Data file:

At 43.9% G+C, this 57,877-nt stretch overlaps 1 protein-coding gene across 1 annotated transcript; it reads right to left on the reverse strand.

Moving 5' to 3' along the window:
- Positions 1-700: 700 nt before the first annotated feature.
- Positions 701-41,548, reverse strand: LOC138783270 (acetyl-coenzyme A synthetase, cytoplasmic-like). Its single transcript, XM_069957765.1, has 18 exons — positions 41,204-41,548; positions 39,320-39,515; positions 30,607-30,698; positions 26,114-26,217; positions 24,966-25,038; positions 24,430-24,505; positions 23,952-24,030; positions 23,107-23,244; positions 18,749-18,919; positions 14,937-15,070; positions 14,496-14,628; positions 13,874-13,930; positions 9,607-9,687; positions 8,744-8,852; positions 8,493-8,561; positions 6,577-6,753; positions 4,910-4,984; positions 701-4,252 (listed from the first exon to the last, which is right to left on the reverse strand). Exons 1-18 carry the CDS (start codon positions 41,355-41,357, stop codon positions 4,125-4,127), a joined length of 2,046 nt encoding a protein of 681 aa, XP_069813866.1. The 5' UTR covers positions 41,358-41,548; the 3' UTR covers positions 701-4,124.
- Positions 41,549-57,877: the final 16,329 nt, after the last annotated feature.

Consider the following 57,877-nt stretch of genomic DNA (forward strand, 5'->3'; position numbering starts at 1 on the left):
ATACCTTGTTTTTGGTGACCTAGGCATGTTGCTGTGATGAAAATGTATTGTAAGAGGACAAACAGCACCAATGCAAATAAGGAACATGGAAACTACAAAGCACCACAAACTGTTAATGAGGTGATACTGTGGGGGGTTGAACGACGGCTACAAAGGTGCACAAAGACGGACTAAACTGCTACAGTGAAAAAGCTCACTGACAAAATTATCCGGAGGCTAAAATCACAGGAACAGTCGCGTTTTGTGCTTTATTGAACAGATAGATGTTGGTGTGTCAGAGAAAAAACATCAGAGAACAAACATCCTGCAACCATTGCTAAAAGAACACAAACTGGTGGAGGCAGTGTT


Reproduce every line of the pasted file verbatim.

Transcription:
At 43.9% G+C, this 57,877-nt stretch overlaps 1 protein-coding gene across 1 annotated transcript; it reads right to left on the reverse strand.

Moving 5' to 3' along the window:
- Positions 1-700: 700 nt before the first annotated feature.
- Positions 701-41,548, reverse strand: LOC138783270 (acetyl-coenzyme A synthetase, cytoplasmic-like). Its single transcript, XM_069957765.1, has 18 exons — positions 41,204-41,548; positions 39,320-39,515; positions 30,607-30,698; positions 26,114-26,217; positions 24,966-25,038; positions 24,430-24,505; positions 23,952-24,030; positions 23,107-23,244; positions 18,749-18,919; positions 14,937-15,070; positions 14,496-14,628; positions 13,874-13,930; positions 9,607-9,687; positions 8,744-8,852; positions 8,493-8,561; positions 6,577-6,753; positions 4,910-4,984; positions 701-4,252 (listed from the first exon to the last, which is right to left on the reverse strand). Exons 1-18 carry the CDS (start codon positions 41,355-41,357, stop codon positions 4,125-4,127), a joined length of 2,046 nt encoding a protein of 681 aa, XP_069813866.1. The 5' UTR covers positions 41,358-41,548; the 3' UTR covers positions 701-4,124.
- Positions 41,549-57,877: the final 16,329 nt, after the last annotated feature.

Consider the following 57,877-nt stretch of genomic DNA (forward strand, 5'->3'; position numbering starts at 1 on the left):
ATACCTTGTTTTTGGTGACCTAGGCATGTTGCTGTGATGAAAATGTATTGTAAGAGGACAAACAGCACCAATGCAAATAAGGAACATGGAAACTACAAAGCACCACAAACTGTTAATGAGGTGATACTGTGGGGGGTTGAACGACGGCTACAAAGGTGCACAAAGACGGACTAAACTGCTACAGTGAAAAAGCTCACTGACAAAATTATCCGGAGGCTAAAATCACAGGAACAGTCGCGTTTTGTGCTTTATTGAACAGATAGATGTTGGTGTGTCAGAGAAAAAACATCAGAGAACAAACATCCTGCAACCATTGCTAAAAGAACACAAACTGGTGGAGGCAGTGTT